Love sharks?

Ichthyology, according to Wikipedia, is the branch of zoology that concentrates its focus on studying fishes of various types. And, while some devote their entire careers to researching the feeding, reproductive, and migratory habits of the smaller fish, a chosen daring few decide to specialize on the never-less-than-fascinating field of sharks.

Known the world over as fearsome predators to be avoided at all costs, sharks are rarely as vicious as the movies depict them to be, with all but the Tiger, Mako and Great White Shark scarcely a threat to human beings. In fact, far more deaths occur every year as the result of boating accidents than ever at the jaws of this prehistoric predator.
This occupation is as much governed by women as it is by men, and in the research capacity there are a number of jobs open to all, such as that of the Shark Fishery Observer. The job description in this case is a highly varied one, with observers being responsible for collecting and cross-referencing data, writing reports and making submissions for funding, as well as more hands-on-roles which involve large periods of time spent at sea. The hope is that sufficient data will be acquired, which might then allow some insight into the rituals and behaviour of this predator – one that is far more at risk from man (on a global scale) than the other way around.
Naturally, this isn’t the kind of interesting career that a person just falls into by accident (unless, perhaps, they have been working in an associated biological field and later seek to make a change). Consequently, a love of fish and the oceans of the world in general is a prerequisite, as is a degree in biology, as well as – usually – a Masters degree in marine biology (and sometimes a PhD). Observers are also trained in a number of individual and equally essential fields, as much for safety at sea as for the study of sharks: these include – and there is far too much to write here, including sea turtle resuscitation techniques – first aid and CPR, marine safety, acoustic tracking, biological sampling and data collection at sea.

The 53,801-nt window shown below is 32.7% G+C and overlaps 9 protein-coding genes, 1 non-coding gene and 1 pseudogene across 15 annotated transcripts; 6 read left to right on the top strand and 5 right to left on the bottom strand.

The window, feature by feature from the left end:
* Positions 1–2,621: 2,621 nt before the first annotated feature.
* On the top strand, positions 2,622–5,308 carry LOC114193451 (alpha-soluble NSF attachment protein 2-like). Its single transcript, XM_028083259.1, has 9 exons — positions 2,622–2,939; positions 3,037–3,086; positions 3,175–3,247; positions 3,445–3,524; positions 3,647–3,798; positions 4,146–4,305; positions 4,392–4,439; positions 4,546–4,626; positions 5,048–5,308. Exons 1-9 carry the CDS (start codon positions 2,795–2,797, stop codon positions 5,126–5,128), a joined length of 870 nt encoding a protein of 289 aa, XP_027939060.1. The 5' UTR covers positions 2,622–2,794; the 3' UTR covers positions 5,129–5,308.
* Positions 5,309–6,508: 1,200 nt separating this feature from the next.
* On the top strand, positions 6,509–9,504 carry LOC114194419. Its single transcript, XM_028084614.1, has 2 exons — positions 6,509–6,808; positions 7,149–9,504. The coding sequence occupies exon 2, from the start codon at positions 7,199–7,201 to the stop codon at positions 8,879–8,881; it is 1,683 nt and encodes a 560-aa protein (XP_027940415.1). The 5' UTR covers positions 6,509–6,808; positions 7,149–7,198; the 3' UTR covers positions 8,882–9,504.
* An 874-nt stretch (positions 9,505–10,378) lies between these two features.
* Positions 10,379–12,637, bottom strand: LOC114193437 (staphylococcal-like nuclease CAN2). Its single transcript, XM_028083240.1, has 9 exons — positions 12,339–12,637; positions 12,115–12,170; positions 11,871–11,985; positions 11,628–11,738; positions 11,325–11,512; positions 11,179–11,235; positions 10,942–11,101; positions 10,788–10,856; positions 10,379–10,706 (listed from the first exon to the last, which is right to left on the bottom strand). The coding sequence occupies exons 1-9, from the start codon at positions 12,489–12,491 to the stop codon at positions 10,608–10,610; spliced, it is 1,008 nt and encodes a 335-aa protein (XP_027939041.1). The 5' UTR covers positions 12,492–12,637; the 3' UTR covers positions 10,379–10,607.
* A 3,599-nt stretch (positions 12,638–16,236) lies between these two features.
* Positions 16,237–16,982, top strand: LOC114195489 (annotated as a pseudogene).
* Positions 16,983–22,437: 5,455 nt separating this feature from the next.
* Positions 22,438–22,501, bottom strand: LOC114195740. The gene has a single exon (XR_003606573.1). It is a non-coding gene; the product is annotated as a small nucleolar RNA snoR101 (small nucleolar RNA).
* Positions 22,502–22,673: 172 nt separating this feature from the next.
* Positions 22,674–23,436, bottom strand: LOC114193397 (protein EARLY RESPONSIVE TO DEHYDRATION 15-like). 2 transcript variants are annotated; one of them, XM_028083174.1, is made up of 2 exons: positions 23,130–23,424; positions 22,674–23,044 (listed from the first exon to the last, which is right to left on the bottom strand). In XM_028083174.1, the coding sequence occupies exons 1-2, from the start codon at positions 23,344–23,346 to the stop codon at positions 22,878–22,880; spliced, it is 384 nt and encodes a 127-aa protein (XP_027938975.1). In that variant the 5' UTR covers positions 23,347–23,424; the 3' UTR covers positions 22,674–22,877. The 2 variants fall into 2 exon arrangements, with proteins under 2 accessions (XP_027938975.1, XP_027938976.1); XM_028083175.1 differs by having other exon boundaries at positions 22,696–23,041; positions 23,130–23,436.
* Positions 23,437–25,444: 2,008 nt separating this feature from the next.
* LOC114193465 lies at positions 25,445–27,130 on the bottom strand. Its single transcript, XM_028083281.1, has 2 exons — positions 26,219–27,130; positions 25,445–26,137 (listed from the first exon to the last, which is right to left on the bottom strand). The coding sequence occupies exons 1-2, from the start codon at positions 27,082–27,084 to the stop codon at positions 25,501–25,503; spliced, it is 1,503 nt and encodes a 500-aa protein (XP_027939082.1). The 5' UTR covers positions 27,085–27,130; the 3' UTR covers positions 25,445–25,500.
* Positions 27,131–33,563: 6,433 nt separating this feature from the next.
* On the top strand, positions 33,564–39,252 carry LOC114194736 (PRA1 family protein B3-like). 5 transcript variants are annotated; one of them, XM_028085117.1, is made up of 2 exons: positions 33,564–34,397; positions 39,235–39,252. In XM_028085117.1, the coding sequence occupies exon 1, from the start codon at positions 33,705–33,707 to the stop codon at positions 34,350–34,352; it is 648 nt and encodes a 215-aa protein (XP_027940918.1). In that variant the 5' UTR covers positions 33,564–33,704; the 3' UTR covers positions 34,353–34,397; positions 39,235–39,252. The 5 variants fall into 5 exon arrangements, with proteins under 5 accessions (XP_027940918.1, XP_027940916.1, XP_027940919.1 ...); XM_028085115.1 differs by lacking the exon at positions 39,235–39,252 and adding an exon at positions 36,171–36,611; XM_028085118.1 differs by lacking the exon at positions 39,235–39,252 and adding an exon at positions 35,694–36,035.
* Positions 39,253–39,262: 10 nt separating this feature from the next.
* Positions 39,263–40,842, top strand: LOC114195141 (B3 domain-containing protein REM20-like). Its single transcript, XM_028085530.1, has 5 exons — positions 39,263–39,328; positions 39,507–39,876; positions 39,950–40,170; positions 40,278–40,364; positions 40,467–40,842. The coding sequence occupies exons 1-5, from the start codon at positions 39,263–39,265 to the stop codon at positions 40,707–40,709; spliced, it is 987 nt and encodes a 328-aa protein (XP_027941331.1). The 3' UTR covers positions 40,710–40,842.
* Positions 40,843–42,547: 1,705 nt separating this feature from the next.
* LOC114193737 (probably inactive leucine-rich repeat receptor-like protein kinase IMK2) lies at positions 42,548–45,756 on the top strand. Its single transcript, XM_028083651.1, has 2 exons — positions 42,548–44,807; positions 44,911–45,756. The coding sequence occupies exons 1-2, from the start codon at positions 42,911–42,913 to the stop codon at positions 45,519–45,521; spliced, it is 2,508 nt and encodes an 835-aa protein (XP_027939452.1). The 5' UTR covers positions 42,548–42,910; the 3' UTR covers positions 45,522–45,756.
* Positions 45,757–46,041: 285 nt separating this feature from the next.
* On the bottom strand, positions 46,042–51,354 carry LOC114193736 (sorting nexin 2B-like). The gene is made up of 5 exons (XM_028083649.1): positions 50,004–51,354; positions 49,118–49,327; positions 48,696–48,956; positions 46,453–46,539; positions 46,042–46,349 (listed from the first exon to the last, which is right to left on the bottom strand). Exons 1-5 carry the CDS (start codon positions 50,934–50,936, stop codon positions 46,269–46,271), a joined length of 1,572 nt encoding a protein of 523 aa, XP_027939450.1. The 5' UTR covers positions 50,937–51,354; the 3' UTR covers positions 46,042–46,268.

You might think that a love of the sea and of sharks would be enough, yet there are a few defining skills which are highly sought after and sure to increase the probability of finding gainful employment. Determination is probably top of the list, which many candidates demonstrate by completing voluntary assignments in the field. Excellent organizational skills and time management skills are needed to compile the data accurately. And last but not least, in order to gain sponsorship and additional funding, presentation skills are often integral to the job – and, intimidating as this can be for some people, those who succeed in this career all have the ability to overcome this.
As well as a lot of time spent at sea, you will also utilize all those hard earned analytical skills in an office or lab “crunching” data and organizing logistical variables that inevitably arise while going between a current project and an upcoming one that requires careful planning and preparation.


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